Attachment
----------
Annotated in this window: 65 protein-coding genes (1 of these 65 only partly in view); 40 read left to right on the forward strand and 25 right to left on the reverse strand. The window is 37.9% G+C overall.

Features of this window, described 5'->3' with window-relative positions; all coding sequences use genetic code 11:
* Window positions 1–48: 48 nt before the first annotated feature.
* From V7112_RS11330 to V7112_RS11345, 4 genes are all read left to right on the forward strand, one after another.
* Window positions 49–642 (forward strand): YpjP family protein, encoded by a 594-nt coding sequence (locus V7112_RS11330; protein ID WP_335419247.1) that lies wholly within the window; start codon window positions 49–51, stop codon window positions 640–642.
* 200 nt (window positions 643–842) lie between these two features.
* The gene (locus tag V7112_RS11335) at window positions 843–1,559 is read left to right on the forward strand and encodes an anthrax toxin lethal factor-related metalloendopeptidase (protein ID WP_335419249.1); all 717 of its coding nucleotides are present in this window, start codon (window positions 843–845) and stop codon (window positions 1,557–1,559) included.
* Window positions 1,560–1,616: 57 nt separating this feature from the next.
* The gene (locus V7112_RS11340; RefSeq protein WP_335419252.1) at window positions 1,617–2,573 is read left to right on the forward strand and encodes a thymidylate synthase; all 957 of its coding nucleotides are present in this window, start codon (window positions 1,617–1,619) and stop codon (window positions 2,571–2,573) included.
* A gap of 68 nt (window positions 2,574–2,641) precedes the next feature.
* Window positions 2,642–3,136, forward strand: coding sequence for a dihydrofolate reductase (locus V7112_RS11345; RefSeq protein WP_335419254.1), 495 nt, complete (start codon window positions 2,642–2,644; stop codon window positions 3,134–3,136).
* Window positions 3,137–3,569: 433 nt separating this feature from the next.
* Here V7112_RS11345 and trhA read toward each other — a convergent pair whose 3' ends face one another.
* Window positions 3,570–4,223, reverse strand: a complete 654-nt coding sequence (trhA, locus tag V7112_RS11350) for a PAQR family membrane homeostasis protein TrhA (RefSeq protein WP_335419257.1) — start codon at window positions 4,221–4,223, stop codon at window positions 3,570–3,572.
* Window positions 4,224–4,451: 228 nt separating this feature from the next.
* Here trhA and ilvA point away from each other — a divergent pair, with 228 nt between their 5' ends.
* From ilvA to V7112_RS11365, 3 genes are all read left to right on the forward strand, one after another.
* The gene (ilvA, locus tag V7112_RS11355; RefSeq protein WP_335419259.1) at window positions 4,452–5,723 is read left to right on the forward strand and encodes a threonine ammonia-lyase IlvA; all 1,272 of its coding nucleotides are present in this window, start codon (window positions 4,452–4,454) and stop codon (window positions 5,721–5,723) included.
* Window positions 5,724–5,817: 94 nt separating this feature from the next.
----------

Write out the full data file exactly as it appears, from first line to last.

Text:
Annotated in this window: 65 protein-coding genes (1 of these 65 only partly in view); 40 read left to right on the forward strand and 25 right to left on the reverse strand. The window is 37.9% G+C overall.

Features of this window, described 5'->3' with window-relative positions; all coding sequences use genetic code 11:
* Window positions 1–48: 48 nt before the first annotated feature.
* From V7112_RS11330 to V7112_RS11345, 4 genes are all read left to right on the forward strand, one after another.
* Window positions 49–642 (forward strand): YpjP family protein, encoded by a 594-nt coding sequence (locus V7112_RS11330; protein ID WP_335419247.1) that lies wholly within the window; start codon window positions 49–51, stop codon window positions 640–642.
* 200 nt (window positions 643–842) lie between these two features.
* The gene (locus tag V7112_RS11335) at window positions 843–1,559 is read left to right on the forward strand and encodes an anthrax toxin lethal factor-related metalloendopeptidase (protein ID WP_335419249.1); all 717 of its coding nucleotides are present in this window, start codon (window positions 843–845) and stop codon (window positions 1,557–1,559) included.
* Window positions 1,560–1,616: 57 nt separating this feature from the next.
* The gene (locus V7112_RS11340; RefSeq protein WP_335419252.1) at window positions 1,617–2,573 is read left to right on the forward strand and encodes a thymidylate synthase; all 957 of its coding nucleotides are present in this window, start codon (window positions 1,617–1,619) and stop codon (window positions 2,571–2,573) included.
* A gap of 68 nt (window positions 2,574–2,641) precedes the next feature.
* Window positions 2,642–3,136, forward strand: coding sequence for a dihydrofolate reductase (locus V7112_RS11345; RefSeq protein WP_335419254.1), 495 nt, complete (start codon window positions 2,642–2,644; stop codon window positions 3,134–3,136).
* Window positions 3,137–3,569: 433 nt separating this feature from the next.
* Here V7112_RS11345 and trhA read toward each other — a convergent pair whose 3' ends face one another.
* Window positions 3,570–4,223, reverse strand: a complete 654-nt coding sequence (trhA, locus tag V7112_RS11350) for a PAQR family membrane homeostasis protein TrhA (RefSeq protein WP_335419257.1) — start codon at window positions 4,221–4,223, stop codon at window positions 3,570–3,572.
* Window positions 4,224–4,451: 228 nt separating this feature from the next.
* Here trhA and ilvA point away from each other — a divergent pair, with 228 nt between their 5' ends.
* From ilvA to V7112_RS11365, 3 genes are all read left to right on the forward strand, one after another.
* The gene (ilvA, locus tag V7112_RS11355; RefSeq protein WP_335419259.1) at window positions 4,452–5,723 is read left to right on the forward strand and encodes a threonine ammonia-lyase IlvA; all 1,272 of its coding nucleotides are present in this window, start codon (window positions 4,452–4,454) and stop codon (window positions 5,721–5,723) included.
* Window positions 5,724–5,817: 94 nt separating this feature from the next.